Five Poems by Ann E. Wallace

The Empty Casing

Imagine this: if you have planters
of parsley or dill growing outside
in a sunny spot, odds are good
that you have tossed butterfly eggs
onto your pasta with the garnish
or mixed them into your salad.

Just imagine.

Have you ever seen the egg
of a butterfly? Before caterpillar,
before chrysalis. The miniscule sphere,
a perfect glassy orb deposited
by swallowtail or monarch or fritillary,
and perched so delicately on a leaf
or the whisper-thin stem
of your garden herbs.

I saw my first last summer.
I watched as the brilliant swallowtail—
she visited daily for a spell—found
my bed of parsley. I searched
for a week, leaf by leaf until
I spotted it: one perfect egg.

How small, how fragile.
How large my hands,
my garden shears—the egg stood
such small chance against a quick
snip at mealtime. Small chance
against hot sun that can wither
a wispy herb into the parched earth
over a few dry days of drought.

It is truly a wonder
we have any butterflies at all.
But my patio egg, it defied the odds—
it hatched under my protective gaze,
grew fat off the parsley I did not eat,
spun a home around itself.

I watched and waited as it grew strong
Then one morning I found
the empty dry casing still stuck
to the side of my clay planter.
The butterfly—it was gone, flown
away into its new life.


Note to Self: Two Kindnesses, or One

Do you get as frustrated as I
that some lessons do not come easy
or fast, that there are things we know
deep in our bodies, that we have learned
through trial and error and error
and error, and yet
we must learn them again?

I think you know,
this feeling of carving
out space, of creating
sanctuary within your home,
your body, of finding
the necessary beauty of silence,
but then inviting the noise to rush in
when a friend calls for help.

I struggle here, to find
the line between kindnesses—
between being a good human
and being good to myself. And truly,
why do those things feel at odds,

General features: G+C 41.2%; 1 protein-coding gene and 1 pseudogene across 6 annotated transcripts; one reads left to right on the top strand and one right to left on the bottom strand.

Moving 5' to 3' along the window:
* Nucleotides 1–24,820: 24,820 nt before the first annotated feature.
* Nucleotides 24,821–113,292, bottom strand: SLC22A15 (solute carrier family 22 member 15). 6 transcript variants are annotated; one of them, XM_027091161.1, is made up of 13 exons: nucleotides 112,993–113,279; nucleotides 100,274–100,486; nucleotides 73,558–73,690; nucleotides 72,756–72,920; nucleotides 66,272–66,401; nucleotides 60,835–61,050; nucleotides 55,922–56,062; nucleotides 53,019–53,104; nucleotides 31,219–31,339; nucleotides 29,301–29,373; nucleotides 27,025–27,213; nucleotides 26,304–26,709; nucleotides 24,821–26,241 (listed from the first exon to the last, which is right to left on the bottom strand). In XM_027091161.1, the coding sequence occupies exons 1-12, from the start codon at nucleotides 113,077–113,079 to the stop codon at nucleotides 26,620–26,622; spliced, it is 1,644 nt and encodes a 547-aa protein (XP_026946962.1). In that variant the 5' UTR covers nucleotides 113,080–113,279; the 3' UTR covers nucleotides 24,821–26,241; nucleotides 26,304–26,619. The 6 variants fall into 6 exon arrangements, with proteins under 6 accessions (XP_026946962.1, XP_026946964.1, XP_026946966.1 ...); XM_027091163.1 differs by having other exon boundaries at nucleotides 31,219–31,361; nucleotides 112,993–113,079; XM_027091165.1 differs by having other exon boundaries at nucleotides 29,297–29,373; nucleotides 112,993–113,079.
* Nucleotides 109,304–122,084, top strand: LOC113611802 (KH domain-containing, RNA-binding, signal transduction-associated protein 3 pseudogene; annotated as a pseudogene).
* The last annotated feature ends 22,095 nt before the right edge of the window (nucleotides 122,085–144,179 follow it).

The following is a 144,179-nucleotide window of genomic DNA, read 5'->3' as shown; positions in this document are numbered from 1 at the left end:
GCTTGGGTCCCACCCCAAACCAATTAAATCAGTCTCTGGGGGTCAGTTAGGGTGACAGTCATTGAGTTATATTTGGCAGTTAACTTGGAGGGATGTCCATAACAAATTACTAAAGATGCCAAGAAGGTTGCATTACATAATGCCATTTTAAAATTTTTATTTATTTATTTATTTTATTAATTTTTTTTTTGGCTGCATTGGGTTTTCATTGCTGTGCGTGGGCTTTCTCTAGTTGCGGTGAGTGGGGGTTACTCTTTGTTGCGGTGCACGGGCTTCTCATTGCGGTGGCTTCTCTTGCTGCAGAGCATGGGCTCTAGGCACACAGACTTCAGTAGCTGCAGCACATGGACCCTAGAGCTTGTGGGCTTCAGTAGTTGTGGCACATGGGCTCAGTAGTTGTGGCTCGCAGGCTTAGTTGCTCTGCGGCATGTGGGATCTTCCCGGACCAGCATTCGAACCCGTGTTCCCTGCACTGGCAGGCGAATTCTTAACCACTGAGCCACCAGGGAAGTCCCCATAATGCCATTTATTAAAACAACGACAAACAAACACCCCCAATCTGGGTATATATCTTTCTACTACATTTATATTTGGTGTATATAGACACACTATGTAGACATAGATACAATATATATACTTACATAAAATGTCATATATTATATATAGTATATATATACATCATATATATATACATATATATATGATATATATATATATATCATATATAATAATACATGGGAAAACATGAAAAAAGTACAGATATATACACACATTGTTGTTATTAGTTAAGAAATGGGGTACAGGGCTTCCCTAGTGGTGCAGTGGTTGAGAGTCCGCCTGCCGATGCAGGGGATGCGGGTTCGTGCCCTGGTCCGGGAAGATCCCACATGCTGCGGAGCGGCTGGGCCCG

and how might I lift my eyes
upon myself if I held a line
here, between you and me?

But what I really want to say
is that I think our needs
are mutual and that maybe
this note to self is a reminder
to ask for help in claiming



I think I had the whole thing

Again, again, again.
I thought it was about me,

that I was the end point
of these battles

through chemo and vertigo,
that three decades of knowledge

were meant to save

Turns out, my dry run
held a different purpose:

when first one daughter,
and then a second,

fell sick and sicker,
I should have been ready.


Water World

The dreamy images flashed
in quick succession, on and on,
recognizable but too fast
for reading the endless
pages of fine print.

Awake, but not, I thought
I’d caught myself dreaming,
was sure that this medical flipbook
must be rapid eye movement.
Drifting back to sleep, I told myself,
I must remember this.

My next thought, upon waking—
do other people see medical bills,
one after the other, after the other,
inscribed within their eyes
while they try to sleep,
Do they dream of static images,
of text and debts?

While the numbers
and the fine print spread
before me,
my daughter, still sick
in her bed, dreamed
in fear and senses,
of waking to the pressure
of water trapped within her walls,
of the sheetrock growing soft
and moist to the touch,
of hazy thoughts that she could rest
just a few minutes longer, that she had
more time to act, more time
before the liquid pocket burst
like a balloon all over her bed,
soaking her, as she recounted later,
in dirty wall water.

But she was wrong, time was short,
and the walls in her dream gave way
before she could get out of bed.
And the documents in mine kept scrolling.


In Anticipation of an Elegy

I began mourning
my trees last year
with the first news
of the tall building
to rise behind my yard.

Neighbors fought
for our yards, and won
a stay of execution—
I mean, a rejection
by the planning board

But it was only a matter
of time, and they did not
actually understand
that trees and plants
mean life in this city,

sustain birds and other
creatures but also humans
who cannot fly from yard
to yard in search of sun
but must make do

with the patch of earth
in our small backyards
and beg the planners
to vote as if our lives
depend on the trees.


Ann E. Wallace is Poet Laureate of Jersey City, New Jersey. Her collection Days of Grace and Silence: A Chronicle of COVID’s Long Haul is forthcoming from Kelsay Books in 2024. She is author of Counting by Sevens (Main Street Rag) and has published work in Huffington Post, Wordgathering, Gyroscope Review, Snapdragon and many other journals. You can follow her online at and on Instagram @annwallace409.

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